NASA shared a creepy image of Mars on Thursday, showing "'spiders' begin to emerge from the landscape" from the South Pole of Mars. The spiders are not actually eight-legged arachnids, though.
In fact, the "spiders" seen in the image are actually "araneiform terrain," which NASA describes as "spider-like radiating mounds that form when carbon dioxide ice below the surface heats up and releases."
MARS 'GHOST' DUNES MAY HAVE EVIDENCE OF ALIEN LIFE
The government space agency noted that the process is not found here on Earth and is caused when carbon dioxide ice turns from a solid into a gas. The gas then builds up under the surface and ultimately breaks through in jets that deposit a darker dust around the planet.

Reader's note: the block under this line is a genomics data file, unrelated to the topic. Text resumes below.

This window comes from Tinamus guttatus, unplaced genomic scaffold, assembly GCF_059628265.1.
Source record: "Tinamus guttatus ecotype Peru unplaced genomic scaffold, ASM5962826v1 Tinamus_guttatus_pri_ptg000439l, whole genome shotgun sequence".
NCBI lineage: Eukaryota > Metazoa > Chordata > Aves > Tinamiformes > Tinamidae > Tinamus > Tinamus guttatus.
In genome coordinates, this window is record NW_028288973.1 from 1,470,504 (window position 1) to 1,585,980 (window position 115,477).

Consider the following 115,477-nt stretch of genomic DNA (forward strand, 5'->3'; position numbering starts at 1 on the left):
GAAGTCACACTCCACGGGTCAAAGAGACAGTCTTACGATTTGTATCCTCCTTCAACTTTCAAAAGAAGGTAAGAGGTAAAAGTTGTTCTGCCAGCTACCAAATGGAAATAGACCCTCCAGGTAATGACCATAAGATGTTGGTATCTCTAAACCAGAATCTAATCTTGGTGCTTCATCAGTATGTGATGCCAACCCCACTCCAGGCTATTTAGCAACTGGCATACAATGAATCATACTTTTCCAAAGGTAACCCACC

"The loss of the sublimated carbon dioxide leaves behind these spider-like features etched into the surface," NASA explained on its website.
The image was taken by the Mars Reconnaissance Orbiter on May 13, 2018, during Mars' winter season.
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